Supreme Court of Canada
Minister of National Revenue v. Atlantic Engine
Rebuilders Ltd.,  S.C.R. 477
The Minister of
National Revenue Appellant;
Rebuilders Limited Respondent
1966: December 9; 1967: May 23.
Present: Cartwright, Abbott, Martland,
Judson and Ritchie JJ.
ON APPEAL FROM THE EXCHEQUER COURT OF CANADA
Taxation—Income tax—Whether unredeemed
refundable deposits received from customers part of business income—Income Tax
Act, R.S.C. 1952, c. 148, ss. 12(1) (a), 85B.
The respondent company was in the business of
rebuilding automobile engines for sale to car dealers. The company required the
car dealers, on purchasing a rebuilt engine, to supply it with another
rebuildable engine as well as paying the invoice price. A dealer who did not
supply a rebuildable engine was required to pay a cash deposit, about three
times the market value of the used engine. This deposit was refundable when the
dealer supplied a rebuildable engine, which happened 96 per cent of the time.
The unredeemed deposits held by the respondent company at the end of 1958 were
added by the Minister to the respondent’s declared income for that year. The
Exchequer Court allowed the respondent’s appeal, and the Minister appealed to
and Judson JJ. dissenting): The appeal by the Minister should be
Cartwright, Martland and Ritchie JJ.: In stating what its profit was for the
year in question, the respondent could not truthfully have included these
unredeemed deposits. It knew that it might not be able to retain any part of
that sum and that the probabilities were that 96 per cent of it would be
returned to the depositors in the near future. The circumstance that the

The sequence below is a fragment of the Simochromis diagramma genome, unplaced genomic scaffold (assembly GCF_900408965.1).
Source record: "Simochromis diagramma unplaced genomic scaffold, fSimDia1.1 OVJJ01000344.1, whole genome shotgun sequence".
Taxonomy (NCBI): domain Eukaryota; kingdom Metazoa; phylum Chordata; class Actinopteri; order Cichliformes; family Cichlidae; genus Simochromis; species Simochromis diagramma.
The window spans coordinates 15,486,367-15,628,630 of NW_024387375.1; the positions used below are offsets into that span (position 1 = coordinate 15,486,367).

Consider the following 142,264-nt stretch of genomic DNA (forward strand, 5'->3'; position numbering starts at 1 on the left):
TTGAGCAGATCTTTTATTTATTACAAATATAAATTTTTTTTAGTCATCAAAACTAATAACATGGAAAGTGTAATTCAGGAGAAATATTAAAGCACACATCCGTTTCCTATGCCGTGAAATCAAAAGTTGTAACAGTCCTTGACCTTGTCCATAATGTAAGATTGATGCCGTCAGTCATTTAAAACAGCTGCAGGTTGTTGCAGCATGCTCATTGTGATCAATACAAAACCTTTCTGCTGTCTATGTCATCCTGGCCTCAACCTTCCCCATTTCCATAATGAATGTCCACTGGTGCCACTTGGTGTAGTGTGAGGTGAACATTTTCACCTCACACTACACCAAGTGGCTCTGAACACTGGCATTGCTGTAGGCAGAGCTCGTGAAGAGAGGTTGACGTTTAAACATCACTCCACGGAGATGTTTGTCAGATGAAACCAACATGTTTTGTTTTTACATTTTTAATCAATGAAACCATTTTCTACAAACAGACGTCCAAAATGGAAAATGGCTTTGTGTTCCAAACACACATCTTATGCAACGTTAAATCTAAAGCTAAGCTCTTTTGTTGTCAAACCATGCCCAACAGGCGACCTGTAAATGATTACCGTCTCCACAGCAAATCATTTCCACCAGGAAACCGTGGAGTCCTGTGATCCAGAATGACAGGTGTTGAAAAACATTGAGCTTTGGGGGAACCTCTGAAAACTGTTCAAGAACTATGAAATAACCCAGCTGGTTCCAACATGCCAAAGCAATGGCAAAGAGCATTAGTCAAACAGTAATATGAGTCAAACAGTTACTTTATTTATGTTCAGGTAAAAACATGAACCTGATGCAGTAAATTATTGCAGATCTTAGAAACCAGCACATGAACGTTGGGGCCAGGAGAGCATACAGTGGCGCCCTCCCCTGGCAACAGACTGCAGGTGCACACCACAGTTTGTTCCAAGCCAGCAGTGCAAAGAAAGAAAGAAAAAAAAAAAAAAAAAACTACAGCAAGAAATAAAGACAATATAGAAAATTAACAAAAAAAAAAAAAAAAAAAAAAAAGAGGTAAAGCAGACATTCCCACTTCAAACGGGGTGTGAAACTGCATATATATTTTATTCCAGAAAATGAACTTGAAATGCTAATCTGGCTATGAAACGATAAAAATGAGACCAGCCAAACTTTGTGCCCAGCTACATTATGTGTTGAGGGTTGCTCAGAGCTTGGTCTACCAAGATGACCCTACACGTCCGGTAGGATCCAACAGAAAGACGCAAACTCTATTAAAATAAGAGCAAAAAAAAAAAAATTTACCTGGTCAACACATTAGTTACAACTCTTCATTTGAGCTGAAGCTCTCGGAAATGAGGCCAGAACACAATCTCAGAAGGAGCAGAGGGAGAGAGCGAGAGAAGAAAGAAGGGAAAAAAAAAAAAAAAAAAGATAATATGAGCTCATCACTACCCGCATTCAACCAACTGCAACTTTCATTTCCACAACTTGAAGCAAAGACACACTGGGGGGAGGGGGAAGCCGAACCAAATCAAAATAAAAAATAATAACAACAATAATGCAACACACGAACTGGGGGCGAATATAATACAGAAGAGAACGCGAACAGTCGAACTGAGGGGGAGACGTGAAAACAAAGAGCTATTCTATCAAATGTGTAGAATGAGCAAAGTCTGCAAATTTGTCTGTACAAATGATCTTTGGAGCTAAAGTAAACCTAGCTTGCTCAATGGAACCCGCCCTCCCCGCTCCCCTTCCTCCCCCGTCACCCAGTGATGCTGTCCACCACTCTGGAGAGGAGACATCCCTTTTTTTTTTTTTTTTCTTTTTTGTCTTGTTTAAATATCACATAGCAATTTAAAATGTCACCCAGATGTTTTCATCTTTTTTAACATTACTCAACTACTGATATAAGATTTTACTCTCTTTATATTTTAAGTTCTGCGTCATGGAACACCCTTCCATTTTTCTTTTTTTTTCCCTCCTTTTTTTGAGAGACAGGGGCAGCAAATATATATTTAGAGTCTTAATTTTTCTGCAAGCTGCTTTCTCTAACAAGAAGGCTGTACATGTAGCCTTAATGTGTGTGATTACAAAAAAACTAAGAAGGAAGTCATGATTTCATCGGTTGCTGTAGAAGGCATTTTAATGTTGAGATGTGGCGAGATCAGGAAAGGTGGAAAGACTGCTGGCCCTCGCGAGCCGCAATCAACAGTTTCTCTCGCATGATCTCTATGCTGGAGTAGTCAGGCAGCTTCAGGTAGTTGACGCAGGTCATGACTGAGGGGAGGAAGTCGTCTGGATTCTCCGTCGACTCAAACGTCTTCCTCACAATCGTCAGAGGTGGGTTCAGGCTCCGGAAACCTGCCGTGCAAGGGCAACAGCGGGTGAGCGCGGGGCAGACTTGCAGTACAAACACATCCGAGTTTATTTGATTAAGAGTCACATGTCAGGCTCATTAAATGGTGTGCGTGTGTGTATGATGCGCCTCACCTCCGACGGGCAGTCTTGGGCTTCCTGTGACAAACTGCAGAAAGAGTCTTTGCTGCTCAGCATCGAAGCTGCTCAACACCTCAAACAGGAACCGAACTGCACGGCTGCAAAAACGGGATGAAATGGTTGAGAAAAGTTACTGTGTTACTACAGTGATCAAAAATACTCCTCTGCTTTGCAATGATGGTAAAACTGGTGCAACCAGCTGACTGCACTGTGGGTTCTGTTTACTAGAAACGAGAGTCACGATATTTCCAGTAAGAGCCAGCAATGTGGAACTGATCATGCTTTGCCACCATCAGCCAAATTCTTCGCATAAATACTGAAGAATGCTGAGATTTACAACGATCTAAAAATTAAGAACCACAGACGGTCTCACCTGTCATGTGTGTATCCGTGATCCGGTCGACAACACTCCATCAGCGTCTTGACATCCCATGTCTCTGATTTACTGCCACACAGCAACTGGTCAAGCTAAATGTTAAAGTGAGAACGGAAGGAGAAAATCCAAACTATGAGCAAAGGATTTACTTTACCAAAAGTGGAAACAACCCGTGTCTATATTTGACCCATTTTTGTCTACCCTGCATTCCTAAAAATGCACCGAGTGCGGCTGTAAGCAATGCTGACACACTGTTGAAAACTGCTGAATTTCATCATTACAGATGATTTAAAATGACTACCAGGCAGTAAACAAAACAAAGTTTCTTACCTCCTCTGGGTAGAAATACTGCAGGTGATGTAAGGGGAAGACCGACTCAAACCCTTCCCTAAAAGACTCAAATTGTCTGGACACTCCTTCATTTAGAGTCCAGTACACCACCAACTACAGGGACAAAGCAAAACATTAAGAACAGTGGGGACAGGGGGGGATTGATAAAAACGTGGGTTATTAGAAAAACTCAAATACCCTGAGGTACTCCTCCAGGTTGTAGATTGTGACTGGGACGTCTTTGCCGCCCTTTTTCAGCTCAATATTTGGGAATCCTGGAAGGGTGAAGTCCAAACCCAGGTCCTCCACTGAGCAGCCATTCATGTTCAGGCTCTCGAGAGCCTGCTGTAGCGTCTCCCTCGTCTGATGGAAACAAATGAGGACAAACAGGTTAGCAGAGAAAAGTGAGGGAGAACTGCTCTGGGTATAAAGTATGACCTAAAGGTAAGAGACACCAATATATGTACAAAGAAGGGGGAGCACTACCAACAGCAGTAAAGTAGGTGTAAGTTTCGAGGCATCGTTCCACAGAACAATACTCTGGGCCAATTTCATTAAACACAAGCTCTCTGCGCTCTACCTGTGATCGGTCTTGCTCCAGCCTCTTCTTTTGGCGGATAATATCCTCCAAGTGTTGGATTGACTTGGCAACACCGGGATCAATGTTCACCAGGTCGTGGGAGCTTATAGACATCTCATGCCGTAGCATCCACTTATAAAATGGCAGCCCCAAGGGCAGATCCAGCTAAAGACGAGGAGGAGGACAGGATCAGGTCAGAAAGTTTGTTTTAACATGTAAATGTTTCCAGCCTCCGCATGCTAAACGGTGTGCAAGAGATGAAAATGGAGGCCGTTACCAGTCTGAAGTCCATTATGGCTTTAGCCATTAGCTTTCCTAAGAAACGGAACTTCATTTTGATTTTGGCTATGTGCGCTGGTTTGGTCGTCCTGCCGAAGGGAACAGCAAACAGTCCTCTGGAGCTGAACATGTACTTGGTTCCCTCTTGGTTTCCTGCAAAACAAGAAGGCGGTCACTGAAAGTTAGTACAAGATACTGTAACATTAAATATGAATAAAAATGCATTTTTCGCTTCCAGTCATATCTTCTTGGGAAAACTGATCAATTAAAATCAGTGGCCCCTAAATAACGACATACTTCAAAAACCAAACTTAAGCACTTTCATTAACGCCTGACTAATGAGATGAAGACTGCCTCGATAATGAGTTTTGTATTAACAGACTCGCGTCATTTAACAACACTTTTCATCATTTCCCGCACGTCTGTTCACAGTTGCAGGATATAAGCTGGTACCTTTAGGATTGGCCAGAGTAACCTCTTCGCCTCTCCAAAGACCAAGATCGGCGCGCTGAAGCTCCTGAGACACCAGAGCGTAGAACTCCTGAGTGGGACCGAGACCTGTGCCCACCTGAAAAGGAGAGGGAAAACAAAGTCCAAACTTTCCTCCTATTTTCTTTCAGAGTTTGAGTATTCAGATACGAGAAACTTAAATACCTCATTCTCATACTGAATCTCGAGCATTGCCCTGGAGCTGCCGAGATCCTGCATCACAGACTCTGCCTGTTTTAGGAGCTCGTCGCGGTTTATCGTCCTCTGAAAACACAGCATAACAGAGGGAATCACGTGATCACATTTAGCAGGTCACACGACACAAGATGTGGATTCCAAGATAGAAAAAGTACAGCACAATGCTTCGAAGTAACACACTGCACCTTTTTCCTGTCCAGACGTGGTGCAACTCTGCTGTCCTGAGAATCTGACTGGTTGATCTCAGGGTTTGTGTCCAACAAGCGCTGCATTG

company became the legal owner of the moneys deposited and that they did not
constitute a trust fund in its hands was irrelevant. There was no basis, having
regard to the realities of the situation, on which these deposits could
properly be treated as ordinary trading receipts of the respondent which it was
entitled to include in calculating its profits for the year. There was nothing
in the Income Tax Act requiring these deposits to be treated as profits
of the respondent.
Per Abbott and
Judson JJ., dissenting: The deposits were of an income nature arising in
the ordinary course of the respondent’s trading transactions. There was no
liability to refund until the rebuildable engine was actually delivered. The
probability that the taxpayer would be required to refund the greater portion
of the deposits does not permit their deduction. They would be deductible in
the year in which they were refunded. Furthermore the amount, shown as a
liability, was an amount transferred or credited to a reserve within the
provisions of s. 12(1) (e) of the Income Tax Act.
Revenu—Impôt sur le revenu—Dépôts reçus de
clients remboursables mais non rachetés font-ils partie du revenu de
l’entreprise—Loi de l’Impôt sur le Revenu, S.R.C. 1952, c. 148, arts. 12(1)(a),
Le commerce de la compagnie intimée
consistait dans la reconstruction de moteurs d’automobiles et leur vente à des
commerçants d’automobiles. La compagnie exigeait que les commerçants
fournissent, lorsqu’ils achetaient un moteur reconstruit, un autre moteur apte
à être reconstruit en plus de payer le prix de la facture. Un commerçant qui ne
pouvait pas fournir un moteur apte à être reconstruit était obligé de payer un
dépôt en argent, représentant à peu près trois fois la valeur marchande d’un